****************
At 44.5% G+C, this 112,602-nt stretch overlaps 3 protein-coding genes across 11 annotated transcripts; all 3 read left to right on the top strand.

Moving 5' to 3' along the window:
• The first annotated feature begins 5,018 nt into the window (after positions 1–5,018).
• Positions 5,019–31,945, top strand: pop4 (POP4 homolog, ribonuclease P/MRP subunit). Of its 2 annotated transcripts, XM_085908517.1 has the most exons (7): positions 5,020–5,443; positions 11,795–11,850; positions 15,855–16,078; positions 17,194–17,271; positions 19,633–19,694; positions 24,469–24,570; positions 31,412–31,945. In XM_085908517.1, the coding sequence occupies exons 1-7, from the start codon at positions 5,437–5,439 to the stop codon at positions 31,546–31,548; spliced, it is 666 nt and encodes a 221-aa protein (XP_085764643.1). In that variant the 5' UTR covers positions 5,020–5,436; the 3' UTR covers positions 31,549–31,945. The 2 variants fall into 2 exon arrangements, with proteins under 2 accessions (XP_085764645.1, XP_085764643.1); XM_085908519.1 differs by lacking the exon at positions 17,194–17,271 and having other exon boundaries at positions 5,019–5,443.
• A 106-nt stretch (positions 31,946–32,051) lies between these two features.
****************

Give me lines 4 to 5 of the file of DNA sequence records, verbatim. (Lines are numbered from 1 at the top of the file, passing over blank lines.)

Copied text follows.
• Positions 5,019–31,945, top strand: pop4 (POP4 homolog, ribonuclease P/MRP subunit). Of its 2 annotated transcripts, XM_085908517.1 has the most exons (7): positions 5,020–5,443; positions 11,795–11,850; positions 15,855–16,078; positions 17,194–17,271; positions 19,633–19,694; positions 24,469–24,570; positions 31,412–31,945. In XM_085908517.1, the coding sequence occupies exons 1-7, from the start codon at positions 5,437–5,439 to the stop codon at positions 31,546–31,548; spliced, it is 666 nt and encodes a 221-aa protein (XP_085764643.1). In that variant the 5' UTR covers positions 5,020–5,436; the 3' UTR covers positions 31,549–31,945. The 2 variants fall into 2 exon arrangements, with proteins under 2 accessions (XP_085764645.1, XP_085764643.1); XM_085908519.1 differs by lacking the exon at positions 17,194–17,271 and having other exon boundaries at positions 5,019–5,443.
• A 106-nt stretch (positions 31,946–32,051) lies between these two features.